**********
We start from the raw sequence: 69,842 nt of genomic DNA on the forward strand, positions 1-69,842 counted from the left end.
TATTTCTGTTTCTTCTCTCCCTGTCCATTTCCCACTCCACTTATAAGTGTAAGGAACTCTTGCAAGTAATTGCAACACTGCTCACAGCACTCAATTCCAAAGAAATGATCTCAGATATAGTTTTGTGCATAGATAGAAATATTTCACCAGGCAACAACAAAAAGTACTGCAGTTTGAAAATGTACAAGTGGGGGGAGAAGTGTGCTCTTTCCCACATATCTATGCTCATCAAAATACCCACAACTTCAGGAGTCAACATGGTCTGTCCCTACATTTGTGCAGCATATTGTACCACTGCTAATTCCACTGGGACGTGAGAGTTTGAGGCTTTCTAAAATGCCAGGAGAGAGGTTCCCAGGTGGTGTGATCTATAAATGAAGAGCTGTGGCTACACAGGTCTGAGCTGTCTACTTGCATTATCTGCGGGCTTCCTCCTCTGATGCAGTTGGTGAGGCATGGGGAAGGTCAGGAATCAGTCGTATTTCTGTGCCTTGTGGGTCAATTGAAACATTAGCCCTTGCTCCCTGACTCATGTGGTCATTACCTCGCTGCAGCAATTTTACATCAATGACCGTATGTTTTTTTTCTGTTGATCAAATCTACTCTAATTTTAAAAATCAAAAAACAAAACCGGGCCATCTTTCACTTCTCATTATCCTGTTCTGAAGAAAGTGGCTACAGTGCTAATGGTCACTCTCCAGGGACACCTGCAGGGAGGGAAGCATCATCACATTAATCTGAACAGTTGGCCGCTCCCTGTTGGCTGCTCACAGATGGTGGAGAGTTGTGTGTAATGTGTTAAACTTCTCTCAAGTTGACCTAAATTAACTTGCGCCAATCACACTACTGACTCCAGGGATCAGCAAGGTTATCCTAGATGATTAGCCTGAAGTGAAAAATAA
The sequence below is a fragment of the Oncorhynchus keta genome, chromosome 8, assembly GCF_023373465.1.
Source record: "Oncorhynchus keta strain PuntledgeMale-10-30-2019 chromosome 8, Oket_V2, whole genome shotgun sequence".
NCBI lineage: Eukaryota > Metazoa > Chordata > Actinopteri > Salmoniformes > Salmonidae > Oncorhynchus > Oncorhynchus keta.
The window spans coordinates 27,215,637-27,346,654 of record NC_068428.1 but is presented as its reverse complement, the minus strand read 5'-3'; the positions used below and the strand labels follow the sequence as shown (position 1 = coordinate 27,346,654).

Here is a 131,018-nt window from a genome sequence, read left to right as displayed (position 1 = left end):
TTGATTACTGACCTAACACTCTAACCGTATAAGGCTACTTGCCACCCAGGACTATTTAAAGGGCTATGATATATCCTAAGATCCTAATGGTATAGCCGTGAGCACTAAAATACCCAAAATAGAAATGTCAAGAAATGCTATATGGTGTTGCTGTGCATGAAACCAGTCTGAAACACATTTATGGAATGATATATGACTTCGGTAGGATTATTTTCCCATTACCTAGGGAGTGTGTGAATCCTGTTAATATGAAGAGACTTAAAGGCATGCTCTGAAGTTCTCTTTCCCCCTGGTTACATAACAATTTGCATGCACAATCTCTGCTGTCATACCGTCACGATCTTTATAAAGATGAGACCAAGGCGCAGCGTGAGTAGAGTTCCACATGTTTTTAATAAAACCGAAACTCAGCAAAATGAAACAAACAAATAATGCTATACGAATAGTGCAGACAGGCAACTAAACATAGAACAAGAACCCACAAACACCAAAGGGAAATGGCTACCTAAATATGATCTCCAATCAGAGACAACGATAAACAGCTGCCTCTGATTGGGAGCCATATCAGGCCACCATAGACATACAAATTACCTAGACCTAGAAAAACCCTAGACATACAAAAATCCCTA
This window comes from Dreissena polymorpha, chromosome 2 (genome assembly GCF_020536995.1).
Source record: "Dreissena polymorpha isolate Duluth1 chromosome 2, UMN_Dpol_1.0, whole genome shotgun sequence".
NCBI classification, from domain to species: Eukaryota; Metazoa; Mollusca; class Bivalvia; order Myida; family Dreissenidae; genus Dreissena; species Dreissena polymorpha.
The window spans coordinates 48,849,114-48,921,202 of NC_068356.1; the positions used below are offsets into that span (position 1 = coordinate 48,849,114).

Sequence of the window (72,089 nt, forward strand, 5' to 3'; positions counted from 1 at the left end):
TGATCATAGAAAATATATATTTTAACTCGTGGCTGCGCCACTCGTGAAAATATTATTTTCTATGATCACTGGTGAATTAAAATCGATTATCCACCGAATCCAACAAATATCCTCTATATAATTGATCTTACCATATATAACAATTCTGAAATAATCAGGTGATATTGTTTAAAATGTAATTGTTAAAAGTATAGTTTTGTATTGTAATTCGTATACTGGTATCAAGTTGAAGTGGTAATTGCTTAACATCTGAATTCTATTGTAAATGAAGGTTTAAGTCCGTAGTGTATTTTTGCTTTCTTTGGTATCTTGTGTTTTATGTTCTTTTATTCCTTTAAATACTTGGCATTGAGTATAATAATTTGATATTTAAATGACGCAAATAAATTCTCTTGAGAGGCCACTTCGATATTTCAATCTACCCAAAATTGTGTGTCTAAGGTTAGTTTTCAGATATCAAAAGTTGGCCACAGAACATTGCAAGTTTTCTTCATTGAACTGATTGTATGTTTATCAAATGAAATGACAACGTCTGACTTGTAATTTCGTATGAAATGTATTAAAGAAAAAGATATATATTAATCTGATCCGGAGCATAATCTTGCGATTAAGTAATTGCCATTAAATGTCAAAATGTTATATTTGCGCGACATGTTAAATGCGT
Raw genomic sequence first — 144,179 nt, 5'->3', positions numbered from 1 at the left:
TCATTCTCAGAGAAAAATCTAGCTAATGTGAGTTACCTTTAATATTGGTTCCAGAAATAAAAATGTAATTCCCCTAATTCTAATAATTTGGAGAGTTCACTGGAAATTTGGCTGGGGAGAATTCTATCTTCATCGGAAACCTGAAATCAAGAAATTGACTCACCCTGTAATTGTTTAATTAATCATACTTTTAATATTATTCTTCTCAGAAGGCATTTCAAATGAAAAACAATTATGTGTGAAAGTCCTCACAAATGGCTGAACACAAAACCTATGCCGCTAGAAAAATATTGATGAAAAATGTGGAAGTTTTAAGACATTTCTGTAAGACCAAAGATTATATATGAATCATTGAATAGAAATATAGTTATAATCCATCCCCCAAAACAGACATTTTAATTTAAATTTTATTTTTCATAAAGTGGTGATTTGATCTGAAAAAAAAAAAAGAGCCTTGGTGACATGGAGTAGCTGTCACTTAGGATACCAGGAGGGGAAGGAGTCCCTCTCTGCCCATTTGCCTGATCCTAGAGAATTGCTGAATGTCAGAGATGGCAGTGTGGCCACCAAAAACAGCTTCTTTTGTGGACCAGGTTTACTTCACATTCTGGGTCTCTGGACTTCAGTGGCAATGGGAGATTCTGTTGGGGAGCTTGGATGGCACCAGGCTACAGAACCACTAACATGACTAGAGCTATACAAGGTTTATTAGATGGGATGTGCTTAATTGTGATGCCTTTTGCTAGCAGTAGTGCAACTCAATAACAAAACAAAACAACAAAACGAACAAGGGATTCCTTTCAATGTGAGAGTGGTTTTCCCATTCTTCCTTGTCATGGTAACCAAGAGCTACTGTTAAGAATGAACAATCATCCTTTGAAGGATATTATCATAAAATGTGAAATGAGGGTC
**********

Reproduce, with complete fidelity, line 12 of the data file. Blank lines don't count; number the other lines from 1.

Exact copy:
The window spans coordinates 48,849,114-48,921,202 of NC_068356.1; the positions used below are offsets into that span (position 1 = coordinate 48,849,114).